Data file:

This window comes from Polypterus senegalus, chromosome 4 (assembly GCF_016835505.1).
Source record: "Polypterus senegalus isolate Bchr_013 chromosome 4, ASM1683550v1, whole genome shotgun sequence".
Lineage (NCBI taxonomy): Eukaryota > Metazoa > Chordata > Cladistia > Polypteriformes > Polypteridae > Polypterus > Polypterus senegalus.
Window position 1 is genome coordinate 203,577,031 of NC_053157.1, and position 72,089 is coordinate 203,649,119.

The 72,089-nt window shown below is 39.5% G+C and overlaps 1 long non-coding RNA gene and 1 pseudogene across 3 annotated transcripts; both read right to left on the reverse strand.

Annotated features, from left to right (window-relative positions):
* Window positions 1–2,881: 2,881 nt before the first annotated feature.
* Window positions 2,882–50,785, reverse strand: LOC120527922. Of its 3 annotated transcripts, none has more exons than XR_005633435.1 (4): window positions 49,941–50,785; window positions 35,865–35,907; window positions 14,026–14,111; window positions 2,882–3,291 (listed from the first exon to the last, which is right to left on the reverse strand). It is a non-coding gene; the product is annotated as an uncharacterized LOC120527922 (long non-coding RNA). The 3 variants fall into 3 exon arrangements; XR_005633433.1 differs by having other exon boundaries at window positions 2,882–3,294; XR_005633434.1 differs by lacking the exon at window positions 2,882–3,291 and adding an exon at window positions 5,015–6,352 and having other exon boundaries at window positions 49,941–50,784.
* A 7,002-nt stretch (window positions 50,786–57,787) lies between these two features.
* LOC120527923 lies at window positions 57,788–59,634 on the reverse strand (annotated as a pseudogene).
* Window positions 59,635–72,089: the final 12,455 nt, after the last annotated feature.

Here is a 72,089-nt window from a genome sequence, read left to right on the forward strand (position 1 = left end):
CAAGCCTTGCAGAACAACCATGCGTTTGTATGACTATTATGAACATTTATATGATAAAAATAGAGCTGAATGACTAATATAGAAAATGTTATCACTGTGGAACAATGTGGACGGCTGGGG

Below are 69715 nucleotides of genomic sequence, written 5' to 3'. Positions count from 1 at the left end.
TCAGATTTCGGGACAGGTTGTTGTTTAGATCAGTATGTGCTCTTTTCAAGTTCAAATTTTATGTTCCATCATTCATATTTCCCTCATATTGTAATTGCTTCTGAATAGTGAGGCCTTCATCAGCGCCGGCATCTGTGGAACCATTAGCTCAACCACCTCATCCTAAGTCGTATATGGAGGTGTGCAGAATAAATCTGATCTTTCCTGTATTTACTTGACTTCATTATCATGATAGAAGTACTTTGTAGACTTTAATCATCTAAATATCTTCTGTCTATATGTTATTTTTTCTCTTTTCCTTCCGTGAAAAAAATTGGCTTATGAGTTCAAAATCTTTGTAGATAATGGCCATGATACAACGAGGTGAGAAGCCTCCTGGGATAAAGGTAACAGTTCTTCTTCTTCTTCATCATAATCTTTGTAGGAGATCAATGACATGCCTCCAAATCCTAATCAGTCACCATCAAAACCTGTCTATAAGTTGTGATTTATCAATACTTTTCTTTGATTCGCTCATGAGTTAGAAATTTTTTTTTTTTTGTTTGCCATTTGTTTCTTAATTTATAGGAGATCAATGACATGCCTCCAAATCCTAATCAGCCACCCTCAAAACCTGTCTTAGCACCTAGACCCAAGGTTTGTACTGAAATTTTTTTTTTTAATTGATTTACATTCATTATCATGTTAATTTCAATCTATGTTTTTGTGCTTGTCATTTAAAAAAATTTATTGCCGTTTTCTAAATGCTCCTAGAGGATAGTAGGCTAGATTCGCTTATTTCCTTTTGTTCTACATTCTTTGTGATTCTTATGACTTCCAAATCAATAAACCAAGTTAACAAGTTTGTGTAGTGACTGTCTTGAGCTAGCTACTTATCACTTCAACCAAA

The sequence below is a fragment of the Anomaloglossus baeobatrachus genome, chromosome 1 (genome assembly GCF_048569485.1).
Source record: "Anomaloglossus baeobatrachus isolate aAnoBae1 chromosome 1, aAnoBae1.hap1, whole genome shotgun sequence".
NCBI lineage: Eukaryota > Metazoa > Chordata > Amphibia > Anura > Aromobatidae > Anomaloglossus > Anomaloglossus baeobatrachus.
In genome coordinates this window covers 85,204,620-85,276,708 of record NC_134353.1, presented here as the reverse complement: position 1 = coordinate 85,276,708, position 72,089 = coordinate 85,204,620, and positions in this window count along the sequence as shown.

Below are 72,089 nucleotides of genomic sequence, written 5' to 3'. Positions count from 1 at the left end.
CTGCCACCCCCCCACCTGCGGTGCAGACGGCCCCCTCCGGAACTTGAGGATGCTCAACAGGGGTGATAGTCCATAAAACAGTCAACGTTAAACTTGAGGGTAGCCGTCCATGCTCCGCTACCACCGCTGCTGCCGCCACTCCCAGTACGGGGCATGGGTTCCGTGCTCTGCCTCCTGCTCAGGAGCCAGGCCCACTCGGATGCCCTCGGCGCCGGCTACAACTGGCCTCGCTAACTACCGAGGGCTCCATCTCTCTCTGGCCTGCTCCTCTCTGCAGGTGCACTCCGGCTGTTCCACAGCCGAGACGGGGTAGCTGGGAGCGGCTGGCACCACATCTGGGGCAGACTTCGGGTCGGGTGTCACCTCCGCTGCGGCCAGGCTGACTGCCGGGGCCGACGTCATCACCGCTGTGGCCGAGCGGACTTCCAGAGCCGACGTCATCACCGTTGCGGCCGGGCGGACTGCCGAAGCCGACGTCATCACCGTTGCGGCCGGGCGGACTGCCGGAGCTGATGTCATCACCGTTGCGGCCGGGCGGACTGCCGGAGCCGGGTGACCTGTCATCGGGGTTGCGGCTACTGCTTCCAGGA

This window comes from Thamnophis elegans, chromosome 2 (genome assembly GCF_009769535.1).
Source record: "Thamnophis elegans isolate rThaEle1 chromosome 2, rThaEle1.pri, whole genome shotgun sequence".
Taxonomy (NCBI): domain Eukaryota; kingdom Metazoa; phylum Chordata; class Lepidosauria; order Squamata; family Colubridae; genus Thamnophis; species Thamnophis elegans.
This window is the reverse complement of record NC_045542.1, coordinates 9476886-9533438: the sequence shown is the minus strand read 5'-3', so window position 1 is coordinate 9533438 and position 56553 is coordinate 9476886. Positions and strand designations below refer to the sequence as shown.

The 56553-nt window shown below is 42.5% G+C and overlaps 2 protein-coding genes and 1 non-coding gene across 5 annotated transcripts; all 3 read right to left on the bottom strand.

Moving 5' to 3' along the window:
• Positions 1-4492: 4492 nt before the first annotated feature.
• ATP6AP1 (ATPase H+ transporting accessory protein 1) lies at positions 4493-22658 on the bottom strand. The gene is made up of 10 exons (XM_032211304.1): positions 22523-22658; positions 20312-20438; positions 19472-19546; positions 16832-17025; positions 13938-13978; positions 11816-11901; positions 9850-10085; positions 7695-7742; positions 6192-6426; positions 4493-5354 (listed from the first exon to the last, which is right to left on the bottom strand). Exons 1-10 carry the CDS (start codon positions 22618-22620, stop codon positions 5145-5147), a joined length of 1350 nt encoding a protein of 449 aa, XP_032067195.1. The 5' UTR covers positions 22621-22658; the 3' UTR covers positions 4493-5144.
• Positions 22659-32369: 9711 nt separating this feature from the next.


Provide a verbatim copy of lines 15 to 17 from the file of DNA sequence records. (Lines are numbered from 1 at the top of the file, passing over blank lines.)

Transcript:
TCAGATTTCGGGACAGGTTGTTGTTTAGATCAGTATGTGCTCTTTTCAAGTTCAAATTTTATGTTCCATCATTCATATTTCCCTCATATTGTAATTGCTTCTGAATAGTGAGGCCTTCATCAGCGCCGGCATCTGTGGAACCATTAGCTCAACCACCTCATCCTAAGTCGTATATGGAGGTGTGCAGAATAAATCTGATCTTTCCTGTATTTACTTGACTTCATTATCATGATAGAAGTACTTTGTAGACTTTAATCATCTAAATATCTTCTGTCTATATGTTATTTTTTCTCTTTTCCTTCCGTGAAAAAAATTGGCTTATGAGTTCAAAATCTTTGTAGATAATGGCCATGATACAACGAGGTGAGAAGCCTCCTGGGATAAAGGTAACAGTTCTTCTTCTTCTTCATCATAATCTTTGTAGGAGATCAATGACATGCCTCCAAATCCTAATCAGTCACCATCAAAACCTGTCTATAAGTTGTGATTTATCAATACTTTTCTTTGATTCGCTCATGAGTTAGAAATTTTTTTTTTTTTGTTTGCCATTTGTTTCTTAATTTATAGGAGATCAATGACATGCCTCCAAATCCTAATCAGCCACCCTCAAAACCTGTCTTAGCACCTAGACCCAAGGTTTGTACTGAAATTTTTTTTTTTAATTGATTTACATTCATTATCATGTTAATTTCAATCTATGTTTTTGTGCTTGTCATTTAAAAAAATTTATTGCCGTTTTCTAAATGCTCCTAGAGGATAGTAGGCTAGATTCGCTTATTTCCTTTTGTTCTACATTCTTTGTGATTCTTATGACTTCCAAATCAATAAACCAAGTTAACAAGTTTGTGTAGTGACTGTCTTGAGCTAGCTACTTATCACTTCAACCAAA

The sequence below is a fragment of the Anomaloglossus baeobatrachus genome, chromosome 1 (genome assembly GCF_048569485.1).
Source record: "Anomaloglossus baeobatrachus isolate aAnoBae1 chromosome 1, aAnoBae1.hap1, whole genome shotgun sequence".